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Who Are We After 9-11?

Any number of speakers and writers, myself certainly included, have talked about the various things we need to do to make our country safer from terrorist attacks. We’ve also sung the praises of rescue and relief workers and of various leaders during the time of crisis.

Other countries of suffered greater losses proportionally than we did, but I’ve learned that one cannot compare one type of grief and loss with another. Besides the grief and the loss, the attacks of 9/11 made us feel vulnerable. I didn’t lose anyone I knew personally, so there is a bit of distance, but in the time immediately after the attacks we were united as a nation in a way very rarely seen.

There’s a question that I think is more important than just how safe we are, how we will prevent such attacks in the future, and the general strategy of the war on terror. In what ways has 9/11 changes us as a nation and as people?

An individual who goes through tragedy, loss, or extreme hardship may come out of it stronger and as a better person. He or she will undoubtedly come out changed, but that change can be for the better.

But it is also possible for a person to come out changed for the worse.

  • Fear can grip one’s life, so that all focus is on preventing any such tragedy again. A parent who loses a child can constrict the lives of her other children so that there is as little risk as possible of a repetition.
  • Anger can take over, so that revenge is the only goal, and one can no longer deal reasonably with people who are related in any way to the cause of the tragedy.
  • Resentment can poison one’s mind, so that one cannot see clearly what needs to be done.
  • One can lose all sense of balance, resulting in a continued life of misery

I think a nation or a group of people have many of the same options. What will you become as a result of what has happened? This question goes far beyond the immediate response to danger. I’m not chiding anyone for responding to danger. My own objections to the war in Iraq do not result from a conviction that we shouldn’t respond, but rather than Iraq was the wrong place and time for it.

But there are other responses that I think we need to look at. About a year after the 9/11 attacks I visited my brother. I flew into Buffalo and took a taxi. The driver was a Sikh, wearing the traditional headgear. I asked him how it was for him right after the attacks. I recognized he was a Sikh, but was he mistaken for a Muslim (or Arab, unfortunately the same thing in some people’s eyes) and was he in any danger. He told me that he had to abandon the traditional headgear and wear a much smaller and less obvious head covering after the attacks, because he was taunted and had been in danger.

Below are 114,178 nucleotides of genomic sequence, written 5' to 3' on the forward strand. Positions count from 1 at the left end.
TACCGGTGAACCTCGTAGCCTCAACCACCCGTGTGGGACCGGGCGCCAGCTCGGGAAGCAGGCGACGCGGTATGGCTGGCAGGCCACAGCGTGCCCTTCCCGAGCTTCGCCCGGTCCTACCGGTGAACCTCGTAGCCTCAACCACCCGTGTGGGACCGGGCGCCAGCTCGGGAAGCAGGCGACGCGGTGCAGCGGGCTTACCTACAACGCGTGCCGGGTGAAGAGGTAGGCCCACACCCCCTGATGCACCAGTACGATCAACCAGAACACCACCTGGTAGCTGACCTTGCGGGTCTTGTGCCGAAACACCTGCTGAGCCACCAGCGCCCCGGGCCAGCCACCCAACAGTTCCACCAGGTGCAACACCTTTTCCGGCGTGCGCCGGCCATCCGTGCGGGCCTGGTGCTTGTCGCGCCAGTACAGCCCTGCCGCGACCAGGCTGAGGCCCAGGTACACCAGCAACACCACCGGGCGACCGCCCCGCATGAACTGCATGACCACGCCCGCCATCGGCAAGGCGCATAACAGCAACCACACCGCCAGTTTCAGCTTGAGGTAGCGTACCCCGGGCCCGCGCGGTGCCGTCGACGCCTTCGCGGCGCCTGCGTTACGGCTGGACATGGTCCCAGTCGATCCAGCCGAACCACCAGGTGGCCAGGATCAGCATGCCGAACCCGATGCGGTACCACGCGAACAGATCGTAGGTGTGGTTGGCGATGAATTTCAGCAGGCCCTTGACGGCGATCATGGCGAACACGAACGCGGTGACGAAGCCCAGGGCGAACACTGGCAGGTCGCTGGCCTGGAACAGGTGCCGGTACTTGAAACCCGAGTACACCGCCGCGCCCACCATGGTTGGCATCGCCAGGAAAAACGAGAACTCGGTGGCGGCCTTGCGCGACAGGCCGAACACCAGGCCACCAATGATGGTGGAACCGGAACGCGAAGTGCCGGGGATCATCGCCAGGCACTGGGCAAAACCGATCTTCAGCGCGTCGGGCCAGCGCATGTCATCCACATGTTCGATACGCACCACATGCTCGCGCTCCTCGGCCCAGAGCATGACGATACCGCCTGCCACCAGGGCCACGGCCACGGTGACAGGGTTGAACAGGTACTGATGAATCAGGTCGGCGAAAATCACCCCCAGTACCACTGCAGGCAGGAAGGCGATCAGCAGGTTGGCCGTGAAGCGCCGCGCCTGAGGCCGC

Now it’s unrealistic to expect that there won’t be a minority of people who will react in inappropriate ways, often because they are already filled with rage and hate for other reasons. The major event simply provides them with an excuse to be who they are anyhow.

We still have a certain strong tradition of freedom. It has been weakened by attacks from various directions. I don’t give either major party a “pass” on this issue. Constitutional freedoms are up for grabs when people are afraid. The one thing a politician can’t survive is appearing soft on terrorism.

I think that is behind Obama’s vote for the FISA bill, a tragedy in my view, and the Republican sneers about making sure terrorists are read their rights.

Those are both the result of fear, and they do not do us any credit as a people. In particular I was struck by the phrasing of “reading terrorists their rights.” The fact is that we don’t read “criminals” their rights, we read “people” their rights. Those people may be criminals, but they have rights so that we can determine whether they truly are criminals. People have rights so that we can accurately determine whether they are also terrorists.

This idea of restricting the government from arbitrarily determining who is good and who is bad and acting on it without accountability is deeply enshrined in our constitution, and derives many of its elements from common law that goes much further back. There is no crime that is so heinous that we should punish an innocent person for it. The very idea that we would determine arbitrarily prior to any process just what sort of person an individual is should strike terror to our hearts.

It’s quite possible for us to respond to external threats in such a way that we become our own worst enemies. Will we live in fear, or will we make a stand that says that no matter what external terror puts us through we will remain who we are?

There will be freedoms and conveniences we must give up. We must be prepared for more security at airports (I actually wish it was more vigorous than it is), and for more scrutiny when entering or leaving the country. There are justifiable shortcuts that are necessary. While I oppose FISA as passed, there is certainly a need for wiretapping as part of our security efforts.

I also don’t think this is a Republican or Democratic issue. If we had had a Democratic president I suspect very similar things would have happened. It’s the result of being on the hot seat, which is not so easy, despite the fluency of some of us who criticize!

But I think we need to reflect beyond remembering the loss and remembering the sorrow, and get a very clear vision of who we want to be. If we give up who we really are in exchange for security, just what are we securing?

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